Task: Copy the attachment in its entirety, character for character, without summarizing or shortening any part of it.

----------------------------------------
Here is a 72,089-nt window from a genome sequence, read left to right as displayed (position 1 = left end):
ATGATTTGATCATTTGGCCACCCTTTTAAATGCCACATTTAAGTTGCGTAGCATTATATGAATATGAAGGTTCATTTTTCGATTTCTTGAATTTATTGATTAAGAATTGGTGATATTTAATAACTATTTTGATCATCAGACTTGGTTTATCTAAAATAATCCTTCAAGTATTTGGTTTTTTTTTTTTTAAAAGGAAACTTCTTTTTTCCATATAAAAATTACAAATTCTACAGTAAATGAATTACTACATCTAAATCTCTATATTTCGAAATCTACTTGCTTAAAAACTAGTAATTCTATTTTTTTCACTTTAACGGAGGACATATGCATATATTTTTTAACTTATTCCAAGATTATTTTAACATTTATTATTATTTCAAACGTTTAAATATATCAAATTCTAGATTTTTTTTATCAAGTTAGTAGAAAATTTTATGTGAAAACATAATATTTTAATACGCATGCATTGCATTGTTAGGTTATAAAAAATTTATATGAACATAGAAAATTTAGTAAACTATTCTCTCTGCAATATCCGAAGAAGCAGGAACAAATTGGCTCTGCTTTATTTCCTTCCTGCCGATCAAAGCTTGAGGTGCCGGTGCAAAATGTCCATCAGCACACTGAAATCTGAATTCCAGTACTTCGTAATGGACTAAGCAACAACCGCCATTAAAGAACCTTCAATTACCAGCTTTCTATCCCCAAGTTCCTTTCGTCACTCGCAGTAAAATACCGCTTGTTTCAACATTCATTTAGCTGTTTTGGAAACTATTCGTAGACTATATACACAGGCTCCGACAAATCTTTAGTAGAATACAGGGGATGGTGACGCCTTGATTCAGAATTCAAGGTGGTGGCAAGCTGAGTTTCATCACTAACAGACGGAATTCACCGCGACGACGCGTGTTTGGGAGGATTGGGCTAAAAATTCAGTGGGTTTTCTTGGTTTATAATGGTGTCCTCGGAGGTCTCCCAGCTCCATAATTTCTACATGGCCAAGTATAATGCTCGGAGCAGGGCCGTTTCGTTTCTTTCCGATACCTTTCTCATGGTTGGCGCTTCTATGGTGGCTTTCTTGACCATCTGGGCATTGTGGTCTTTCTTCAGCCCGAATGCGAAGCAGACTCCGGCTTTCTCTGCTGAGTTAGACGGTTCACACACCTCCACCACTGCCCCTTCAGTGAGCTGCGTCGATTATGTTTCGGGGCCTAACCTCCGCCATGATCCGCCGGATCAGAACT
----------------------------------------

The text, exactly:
Here is a 72,089-nt window from a genome sequence, read left to right as displayed (position 1 = left end):
ATGATTTGATCATTTGGCCACCCTTTTAAATGCCACATTTAAGTTGCGTAGCATTATATGAATATGAAGGTTCATTTTTCGATTTCTTGAATTTATTGATTAAGAATTGGTGATATTTAATAACTATTTTGATCATCAGACTTGGTTTATCTAAAATAATCCTTCAAGTATTTGGTTTTTTTTTTTTTAAAAGGAAACTTCTTTTTTCCATATAAAAATTACAAATTCTACAGTAAATGAATTACTACATCTAAATCTCTATATTTCGAAATCTACTTGCTTAAAAACTAGTAATTCTATTTTTTTCACTTTAACGGAGGACATATGCATATATTTTTTAACTTATTCCAAGATTATTTTAACATTTATTATTATTTCAAACGTTTAAATATATCAAATTCTAGATTTTTTTTATCAAGTTAGTAGAAAATTTTATGTGAAAACATAATATTTTAATACGCATGCATTGCATTGTTAGGTTATAAAAAATTTATATGAACATAGAAAATTTAGTAAACTATTCTCTCTGCAATATCCGAAGAAGCAGGAACAAATTGGCTCTGCTTTATTTCCTTCCTGCCGATCAAAGCTTGAGGTGCCGGTGCAAAATGTCCATCAGCACACTGAAATCTGAATTCCAGTACTTCGTAATGGACTAAGCAACAACCGCCATTAAAGAACCTTCAATTACCAGCTTTCTATCCCCAAGTTCCTTTCGTCACTCGCAGTAAAATACCGCTTGTTTCAACATTCATTTAGCTGTTTTGGAAACTATTCGTAGACTATATACACAGGCTCCGACAAATCTTTAGTAGAATACAGGGGATGGTGACGCCTTGATTCAGAATTCAAGGTGGTGGCAAGCTGAGTTTCATCACTAACAGACGGAATTCACCGCGACGACGCGTGTTTGGGAGGATTGGGCTAAAAATTCAGTGGGTTTTCTTGGTTTATAATGGTGTCCTCGGAGGTCTCCCAGCTCCATAATTTCTACATGGCCAAGTATAATGCTCGGAGCAGGGCCGTTTCGTTTCTTTCCGATACCTTTCTCATGGTTGGCGCTTCTATGGTGGCTTTCTTGACCATCTGGGCATTGTGGTCTTTCTTCAGCCCGAATGCGAAGCAGACTCCGGCTTTCTCTGCTGAGTTAGACGGTTCACACACCTCCACCACTGCCCCTTCAGTGAGCTGCGTCGATTATGTTTCGGGGCCTAACCTCCGCCATGATCCGCCGGATCAGAACT